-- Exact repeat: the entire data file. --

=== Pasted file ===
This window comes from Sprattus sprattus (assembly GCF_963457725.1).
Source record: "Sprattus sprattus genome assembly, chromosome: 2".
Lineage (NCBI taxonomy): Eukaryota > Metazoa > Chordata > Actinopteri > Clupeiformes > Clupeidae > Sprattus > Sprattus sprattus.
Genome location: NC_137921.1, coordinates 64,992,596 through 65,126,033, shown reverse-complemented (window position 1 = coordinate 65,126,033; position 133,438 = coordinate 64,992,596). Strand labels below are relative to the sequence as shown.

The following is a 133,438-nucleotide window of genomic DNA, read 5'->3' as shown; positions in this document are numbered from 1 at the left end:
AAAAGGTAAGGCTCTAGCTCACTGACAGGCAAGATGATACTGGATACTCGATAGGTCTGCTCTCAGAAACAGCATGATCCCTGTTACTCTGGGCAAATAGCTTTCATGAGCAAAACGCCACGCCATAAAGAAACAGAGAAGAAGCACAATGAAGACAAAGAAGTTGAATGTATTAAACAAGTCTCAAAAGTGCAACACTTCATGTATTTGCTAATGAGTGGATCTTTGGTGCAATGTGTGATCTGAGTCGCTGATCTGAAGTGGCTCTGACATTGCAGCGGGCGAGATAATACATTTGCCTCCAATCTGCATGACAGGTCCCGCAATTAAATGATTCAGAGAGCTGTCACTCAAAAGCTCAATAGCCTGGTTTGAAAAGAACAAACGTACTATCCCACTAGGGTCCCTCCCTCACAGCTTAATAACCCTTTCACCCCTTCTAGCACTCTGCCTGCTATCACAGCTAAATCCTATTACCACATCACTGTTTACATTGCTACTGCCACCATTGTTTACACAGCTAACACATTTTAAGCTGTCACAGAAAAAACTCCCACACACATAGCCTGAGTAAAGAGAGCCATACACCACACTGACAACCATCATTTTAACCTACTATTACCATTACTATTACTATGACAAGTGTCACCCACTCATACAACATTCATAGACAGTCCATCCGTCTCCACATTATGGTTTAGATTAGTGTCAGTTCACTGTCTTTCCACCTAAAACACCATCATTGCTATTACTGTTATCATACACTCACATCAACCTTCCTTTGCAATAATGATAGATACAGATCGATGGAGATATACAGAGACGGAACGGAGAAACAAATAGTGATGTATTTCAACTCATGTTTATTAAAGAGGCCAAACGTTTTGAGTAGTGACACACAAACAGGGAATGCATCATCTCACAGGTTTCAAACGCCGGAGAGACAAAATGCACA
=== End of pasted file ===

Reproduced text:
This window comes from Sprattus sprattus (assembly GCF_963457725.1).
Source record: "Sprattus sprattus genome assembly, chromosome: 2".
Lineage (NCBI taxonomy): Eukaryota > Metazoa > Chordata > Actinopteri > Clupeiformes > Clupeidae > Sprattus > Sprattus sprattus.
Genome location: NC_137921.1, coordinates 64,992,596 through 65,126,033, shown reverse-complemented (window position 1 = coordinate 65,126,033; position 133,438 = coordinate 64,992,596). Strand labels below are relative to the sequence as shown.

The following is a 133,438-nucleotide window of genomic DNA, read 5'->3' as shown; positions in this document are numbered from 1 at the left end:
AAAAGGTAAGGCTCTAGCTCACTGACAGGCAAGATGATACTGGATACTCGATAGGTCTGCTCTCAGAAACAGCATGATCCCTGTTACTCTGGGCAAATAGCTTTCATGAGCAAAACGCCACGCCATAAAGAAACAGAGAAGAAGCACAATGAAGACAAAGAAGTTGAATGTATTAAACAAGTCTCAAAAGTGCAACACTTCATGTATTTGCTAATGAGTGGATCTTTGGTGCAATGTGTGATCTGAGTCGCTGATCTGAAGTGGCTCTGACATTGCAGCGGGCGAGATAATACATTTGCCTCCAATCTGCATGACAGGTCCCGCAATTAAATGATTCAGAGAGCTGTCACTCAAAAGCTCAATAGCCTGGTTTGAAAAGAACAAACGTACTATCCCACTAGGGTCCCTCCCTCACAGCTTAATAACCCTTTCACCCCTTCTAGCACTCTGCCTGCTATCACAGCTAAATCCTATTACCACATCACTGTTTACATTGCTACTGCCACCATTGTTTACACAGCTAACACATTTTAAGCTGTCACAGAAAAAACTCCCACACACATAGCCTGAGTAAAGAGAGCCATACACCACACTGACAACCATCATTTTAACCTACTATTACCATTACTATTACTATGACAAGTGTCACCCACTCATACAACATTCATAGACAGTCCATCCGTCTCCACATTATGGTTTAGATTAGTGTCAGTTCACTGTCTTTCCACCTAAAACACCATCATTGCTATTACTGTTATCATACACTCACATCAACCTTCCTTTGCAATAATGATAGATACAGATCGATGGAGATATACAGAGACGGAACGGAGAAACAAATAGTGATGTATTTCAACTCATGTTTATTAAAGAGGCCAAACGTTTTGAGTAGTGACACACAAACAGGGAATGCATCATCTCACAGGTTTCAAACGCCGGAGAGACAAAATGCACA